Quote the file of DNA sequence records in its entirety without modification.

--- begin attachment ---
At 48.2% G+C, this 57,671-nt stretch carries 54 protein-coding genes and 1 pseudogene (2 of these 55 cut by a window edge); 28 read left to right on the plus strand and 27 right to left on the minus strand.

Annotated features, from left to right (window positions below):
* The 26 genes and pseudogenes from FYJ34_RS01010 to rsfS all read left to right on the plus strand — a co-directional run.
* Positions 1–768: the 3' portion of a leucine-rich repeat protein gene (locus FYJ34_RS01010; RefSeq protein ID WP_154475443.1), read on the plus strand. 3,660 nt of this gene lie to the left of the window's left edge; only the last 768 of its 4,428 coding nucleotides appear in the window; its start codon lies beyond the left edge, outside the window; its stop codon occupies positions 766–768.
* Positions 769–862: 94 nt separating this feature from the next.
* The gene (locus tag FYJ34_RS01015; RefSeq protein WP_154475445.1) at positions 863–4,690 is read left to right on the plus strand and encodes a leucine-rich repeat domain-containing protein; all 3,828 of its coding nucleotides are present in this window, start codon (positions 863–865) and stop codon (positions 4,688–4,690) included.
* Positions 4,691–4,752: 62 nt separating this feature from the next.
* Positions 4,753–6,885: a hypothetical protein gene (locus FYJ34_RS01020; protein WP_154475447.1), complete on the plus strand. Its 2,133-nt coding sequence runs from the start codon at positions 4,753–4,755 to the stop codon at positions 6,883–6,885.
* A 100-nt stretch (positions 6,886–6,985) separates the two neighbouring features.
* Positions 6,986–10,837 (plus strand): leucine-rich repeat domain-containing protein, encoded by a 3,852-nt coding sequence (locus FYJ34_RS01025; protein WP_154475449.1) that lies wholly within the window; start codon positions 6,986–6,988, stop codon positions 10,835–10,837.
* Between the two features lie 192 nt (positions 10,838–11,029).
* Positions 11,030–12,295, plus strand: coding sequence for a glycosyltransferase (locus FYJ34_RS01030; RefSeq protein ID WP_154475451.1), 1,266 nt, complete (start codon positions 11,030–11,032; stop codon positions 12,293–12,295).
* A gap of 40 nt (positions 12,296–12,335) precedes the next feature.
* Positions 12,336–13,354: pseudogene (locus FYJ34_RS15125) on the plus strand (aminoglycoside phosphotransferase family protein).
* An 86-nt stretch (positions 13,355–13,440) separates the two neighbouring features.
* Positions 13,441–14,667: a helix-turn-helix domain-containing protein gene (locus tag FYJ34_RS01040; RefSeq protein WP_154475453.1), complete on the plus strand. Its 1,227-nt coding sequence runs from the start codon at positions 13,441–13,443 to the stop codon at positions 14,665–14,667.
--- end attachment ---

At 48.2% G+C, this 57,671-nt stretch carries 54 protein-coding genes and 1 pseudogene (2 of these 55 cut by a window edge); 28 read left to right on the plus strand and 27 right to left on the minus strand.

Annotated features, from left to right (window positions below):
* The 26 genes and pseudogenes from FYJ34_RS01010 to rsfS all read left to right on the plus strand — a co-directional run.
* Positions 1–768: the 3' portion of a leucine-rich repeat protein gene (locus FYJ34_RS01010; RefSeq protein ID WP_154475443.1), read on the plus strand. 3,660 nt of this gene lie to the left of the window's left edge; only the last 768 of its 4,428 coding nucleotides appear in the window; its start codon lies beyond the left edge, outside the window; its stop codon occupies positions 766–768.
* Positions 769–862: 94 nt separating this feature from the next.
* The gene (locus tag FYJ34_RS01015; RefSeq protein WP_154475445.1) at positions 863–4,690 is read left to right on the plus strand and encodes a leucine-rich repeat domain-containing protein; all 3,828 of its coding nucleotides are present in this window, start codon (positions 863–865) and stop codon (positions 4,688–4,690) included.
* Positions 4,691–4,752: 62 nt separating this feature from the next.
* Positions 4,753–6,885: a hypothetical protein gene (locus FYJ34_RS01020; protein WP_154475447.1), complete on the plus strand. Its 2,133-nt coding sequence runs from the start codon at positions 4,753–4,755 to the stop codon at positions 6,883–6,885.
* A 100-nt stretch (positions 6,886–6,985) separates the two neighbouring features.
* Positions 6,986–10,837 (plus strand): leucine-rich repeat domain-containing protein, encoded by a 3,852-nt coding sequence (locus FYJ34_RS01025; protein WP_154475449.1) that lies wholly within the window; start codon positions 6,986–6,988, stop codon positions 10,835–10,837.
* Between the two features lie 192 nt (positions 10,838–11,029).
* Positions 11,030–12,295, plus strand: coding sequence for a glycosyltransferase (locus FYJ34_RS01030; RefSeq protein ID WP_154475451.1), 1,266 nt, complete (start codon positions 11,030–11,032; stop codon positions 12,293–12,295).
* A gap of 40 nt (positions 12,296–12,335) precedes the next feature.
* Positions 12,336–13,354: pseudogene (locus FYJ34_RS15125) on the plus strand (aminoglycoside phosphotransferase family protein).
* An 86-nt stretch (positions 13,355–13,440) separates the two neighbouring features.
* Positions 13,441–14,667: a helix-turn-helix domain-containing protein gene (locus tag FYJ34_RS01040; RefSeq protein WP_154475453.1), complete on the plus strand. Its 1,227-nt coding sequence runs from the start codon at positions 13,441–13,443 to the stop codon at positions 14,665–14,667.